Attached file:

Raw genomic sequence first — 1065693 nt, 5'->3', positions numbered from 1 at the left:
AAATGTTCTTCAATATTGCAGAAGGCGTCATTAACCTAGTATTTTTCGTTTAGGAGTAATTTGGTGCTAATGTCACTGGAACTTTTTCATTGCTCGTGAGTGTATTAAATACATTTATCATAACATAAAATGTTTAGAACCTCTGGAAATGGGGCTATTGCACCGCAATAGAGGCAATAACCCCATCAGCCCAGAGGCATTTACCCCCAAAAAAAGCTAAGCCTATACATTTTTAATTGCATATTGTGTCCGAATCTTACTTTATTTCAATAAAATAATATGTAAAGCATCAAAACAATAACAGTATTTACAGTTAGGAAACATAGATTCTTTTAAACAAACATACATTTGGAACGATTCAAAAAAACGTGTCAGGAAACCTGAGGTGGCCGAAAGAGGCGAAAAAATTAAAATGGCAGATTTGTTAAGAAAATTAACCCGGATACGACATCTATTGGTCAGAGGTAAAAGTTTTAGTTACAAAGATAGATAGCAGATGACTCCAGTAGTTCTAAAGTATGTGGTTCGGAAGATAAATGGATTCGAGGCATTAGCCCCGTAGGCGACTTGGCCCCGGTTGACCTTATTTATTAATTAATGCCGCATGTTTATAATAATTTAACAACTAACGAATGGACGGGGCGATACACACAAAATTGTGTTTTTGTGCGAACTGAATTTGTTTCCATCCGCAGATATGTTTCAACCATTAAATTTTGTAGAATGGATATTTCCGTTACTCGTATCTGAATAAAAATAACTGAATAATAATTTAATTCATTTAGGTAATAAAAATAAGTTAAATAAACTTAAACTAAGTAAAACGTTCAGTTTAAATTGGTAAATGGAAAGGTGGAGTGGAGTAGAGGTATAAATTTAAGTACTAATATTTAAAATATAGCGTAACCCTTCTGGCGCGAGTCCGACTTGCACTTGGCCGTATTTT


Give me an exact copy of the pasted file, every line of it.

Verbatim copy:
Raw genomic sequence first — 1065693 nt, 5'->3', positions numbered from 1 at the left:
AAATGTTCTTCAATATTGCAGAAGGCGTCATTAACCTAGTATTTTTCGTTTAGGAGTAATTTGGTGCTAATGTCACTGGAACTTTTTCATTGCTCGTGAGTGTATTAAATACATTTATCATAACATAAAATGTTTAGAACCTCTGGAAATGGGGCTATTGCACCGCAATAGAGGCAATAACCCCATCAGCCCAGAGGCATTTACCCCCAAAAAAAGCTAAGCCTATACATTTTTAATTGCATATTGTGTCCGAATCTTACTTTATTTCAATAAAATAATATGTAAAGCATCAAAACAATAACAGTATTTACAGTTAGGAAACATAGATTCTTTTAAACAAACATACATTTGGAACGATTCAAAAAAACGTGTCAGGAAACCTGAGGTGGCCGAAAGAGGCGAAAAAATTAAAATGGCAGATTTGTTAAGAAAATTAACCCGGATACGACATCTATTGGTCAGAGGTAAAAGTTTTAGTTACAAAGATAGATAGCAGATGACTCCAGTAGTTCTAAAGTATGTGGTTCGGAAGATAAATGGATTCGAGGCATTAGCCCCGTAGGCGACTTGGCCCCGGTTGACCTTATTTATTAATTAATGCCGCATGTTTATAATAATTTAACAACTAACGAATGGACGGGGCGATACACACAAAATTGTGTTTTTGTGCGAACTGAATTTGTTTCCATCCGCAGATATGTTTCAACCATTAAATTTTGTAGAATGGATATTTCCGTTACTCGTATCTGAATAAAAATAACTGAATAATAATTTAATTCATTTAGGTAATAAAAATAAGTTAAATAAACTTAAACTAAGTAAAACGTTCAGTTTAAATTGGTAAATGGAAAGGTGGAGTGGAGTAGAGGTATAAATTTAAGTACTAATATTTAAAATATAGCGTAACCCTTCTGGCGCGAGTCCGACTTGCACTTGGCCGTATTTT